On this day we say goodbye to Roky Erickson, the master of psychedelia. A good time to reflect on the impact he and his band had on the music scene that we all enjoy. The 13th Floor Elevators were the first band to attach the label ‘psychedelia’ to music with their debut album, ‘The Psychedelic Sounds of 13th Floor Elevators’ in 1966. The band from Texas are pioneers of the psychedelic sound of the 1960’s that influences music to this day.
The 13th Floor Elevators put out 4 albums between 1966 and 1969. Erickson’s excessive drug habit and mental health problems were a big factor in the dissolution of the band. He continued to make music in between regular institutionalisation and treatments for schizophrenia. The Elevators reformed for one last performance in 2015 at the Levitation Festival in Austin. They will forever be remembered as classics in the psych-rock music genre.
The 1960s was a decade of revolution and change in politics, music and society around the world. The 1960s were an era of protest. In the civil rights movement blacks and whites protested against the unfair treatment of races. American politics was under threat with the assassination of JFK in 1963, followed by his brother and Martin Luther King in 1968. Towards the end of the decade more and more Americans protested against the war in Vietnam. Society was struggling to uphold traditional values and the youth movement started looking for ‘something different’ and for many the psychedelic sound had a big part to play.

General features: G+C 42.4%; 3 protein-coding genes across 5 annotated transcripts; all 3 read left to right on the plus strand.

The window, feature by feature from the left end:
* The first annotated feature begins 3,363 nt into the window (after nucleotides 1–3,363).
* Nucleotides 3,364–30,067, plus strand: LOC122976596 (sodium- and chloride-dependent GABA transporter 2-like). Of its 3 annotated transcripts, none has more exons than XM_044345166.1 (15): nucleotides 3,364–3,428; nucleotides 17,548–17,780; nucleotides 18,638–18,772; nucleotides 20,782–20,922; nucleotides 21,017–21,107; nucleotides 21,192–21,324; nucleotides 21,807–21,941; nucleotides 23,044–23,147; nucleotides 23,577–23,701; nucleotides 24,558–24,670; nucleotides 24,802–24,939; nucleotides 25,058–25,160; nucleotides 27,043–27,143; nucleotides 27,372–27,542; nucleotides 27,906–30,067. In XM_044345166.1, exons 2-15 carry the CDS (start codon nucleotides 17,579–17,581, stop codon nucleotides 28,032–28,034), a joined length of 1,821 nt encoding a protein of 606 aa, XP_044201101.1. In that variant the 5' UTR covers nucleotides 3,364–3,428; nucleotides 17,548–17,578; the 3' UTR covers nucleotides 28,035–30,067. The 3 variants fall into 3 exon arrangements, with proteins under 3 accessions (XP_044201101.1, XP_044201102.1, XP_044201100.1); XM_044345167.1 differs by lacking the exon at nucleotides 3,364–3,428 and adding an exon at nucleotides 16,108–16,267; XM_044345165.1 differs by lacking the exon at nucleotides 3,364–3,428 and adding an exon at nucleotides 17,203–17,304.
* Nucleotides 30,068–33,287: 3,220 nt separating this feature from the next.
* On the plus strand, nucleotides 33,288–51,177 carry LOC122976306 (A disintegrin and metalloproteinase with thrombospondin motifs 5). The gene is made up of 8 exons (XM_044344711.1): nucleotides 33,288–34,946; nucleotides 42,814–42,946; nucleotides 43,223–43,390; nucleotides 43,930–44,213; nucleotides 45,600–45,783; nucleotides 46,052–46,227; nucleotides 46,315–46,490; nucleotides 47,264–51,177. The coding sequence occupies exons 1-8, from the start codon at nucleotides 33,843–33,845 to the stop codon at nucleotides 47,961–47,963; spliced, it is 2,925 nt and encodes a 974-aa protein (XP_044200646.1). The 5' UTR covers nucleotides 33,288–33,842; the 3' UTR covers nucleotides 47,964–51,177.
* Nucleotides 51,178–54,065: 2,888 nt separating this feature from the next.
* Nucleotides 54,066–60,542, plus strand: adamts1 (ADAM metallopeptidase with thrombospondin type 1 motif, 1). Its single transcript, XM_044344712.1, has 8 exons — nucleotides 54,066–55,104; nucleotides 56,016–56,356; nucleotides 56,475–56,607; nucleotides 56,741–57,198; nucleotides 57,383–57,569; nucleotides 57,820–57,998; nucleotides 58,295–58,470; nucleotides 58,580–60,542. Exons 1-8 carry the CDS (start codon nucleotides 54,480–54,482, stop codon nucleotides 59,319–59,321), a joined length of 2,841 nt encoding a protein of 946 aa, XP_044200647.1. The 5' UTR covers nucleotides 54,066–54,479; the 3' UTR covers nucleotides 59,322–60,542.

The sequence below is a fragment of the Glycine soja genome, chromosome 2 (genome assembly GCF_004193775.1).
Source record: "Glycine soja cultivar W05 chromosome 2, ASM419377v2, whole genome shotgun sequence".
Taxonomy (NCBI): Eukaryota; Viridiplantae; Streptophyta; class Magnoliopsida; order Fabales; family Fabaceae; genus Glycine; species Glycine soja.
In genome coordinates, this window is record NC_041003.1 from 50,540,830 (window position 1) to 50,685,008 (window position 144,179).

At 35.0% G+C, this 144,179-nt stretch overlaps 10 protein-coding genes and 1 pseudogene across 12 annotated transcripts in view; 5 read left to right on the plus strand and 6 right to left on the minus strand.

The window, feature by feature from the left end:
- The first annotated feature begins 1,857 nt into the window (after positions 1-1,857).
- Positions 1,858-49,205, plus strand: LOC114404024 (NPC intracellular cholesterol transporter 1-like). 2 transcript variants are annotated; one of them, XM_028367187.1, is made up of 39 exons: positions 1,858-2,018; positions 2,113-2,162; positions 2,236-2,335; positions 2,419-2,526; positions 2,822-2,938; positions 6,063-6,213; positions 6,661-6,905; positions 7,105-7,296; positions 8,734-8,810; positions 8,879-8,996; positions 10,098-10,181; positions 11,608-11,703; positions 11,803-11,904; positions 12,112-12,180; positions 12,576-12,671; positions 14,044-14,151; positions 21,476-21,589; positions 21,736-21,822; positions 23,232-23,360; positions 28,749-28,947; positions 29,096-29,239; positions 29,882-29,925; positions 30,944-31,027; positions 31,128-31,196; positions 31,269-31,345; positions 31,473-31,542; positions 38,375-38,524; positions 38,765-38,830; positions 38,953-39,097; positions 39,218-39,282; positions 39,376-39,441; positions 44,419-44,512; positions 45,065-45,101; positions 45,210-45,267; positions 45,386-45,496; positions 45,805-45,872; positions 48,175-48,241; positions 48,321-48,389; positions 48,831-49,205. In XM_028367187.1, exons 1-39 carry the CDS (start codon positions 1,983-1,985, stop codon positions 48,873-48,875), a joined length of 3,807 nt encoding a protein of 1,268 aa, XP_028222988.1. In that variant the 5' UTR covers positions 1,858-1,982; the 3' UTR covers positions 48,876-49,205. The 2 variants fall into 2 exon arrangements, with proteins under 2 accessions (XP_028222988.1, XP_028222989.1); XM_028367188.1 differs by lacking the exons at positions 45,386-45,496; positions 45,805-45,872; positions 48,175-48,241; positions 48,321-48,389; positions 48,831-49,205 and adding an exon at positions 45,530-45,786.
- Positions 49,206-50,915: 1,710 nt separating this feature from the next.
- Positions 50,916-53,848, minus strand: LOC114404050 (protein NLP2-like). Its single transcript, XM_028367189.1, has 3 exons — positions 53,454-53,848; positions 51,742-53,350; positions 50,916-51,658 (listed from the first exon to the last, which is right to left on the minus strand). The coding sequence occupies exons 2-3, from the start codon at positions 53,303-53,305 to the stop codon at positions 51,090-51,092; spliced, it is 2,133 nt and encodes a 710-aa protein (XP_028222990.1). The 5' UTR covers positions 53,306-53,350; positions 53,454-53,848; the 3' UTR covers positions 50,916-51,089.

13th Floor Elevators were occasional headline act at the notorious Avalon Ballroom in San Francisco, California. The Avalon operated from 1966 to 1968, and reopened in 2003. In the 1960s at the Avalon, two bands typically performed two sets during the evening. Many local bands played, such as Quicksilver Messenger Service and the Steve Miller Band. The Butterfield Blues Band, and Big Brother and the Holding Company, were organized around singer and performer Janis Joplin in spring 1966. Joplin and Big Brother performed in June 1967 on several occasions.
Bands were frequently booked to perform at the Avalon on Thursday, Friday and Saturday. Extraordinary posters advertising each event were produced by psychedelic artists such as Rick Griffin, Stanley Mouse, Alton Kelly and Victor Moscoso. In our Spirit of the Sixties range of cheap posters we sell a reproduction of the Mouse/Kelly poster ‘Zebra Man‘ designed for a 13th Floor Elevators gig also featuring Quicksilver Messenger Service.
So RIP Roky. Your legend lives on in your music.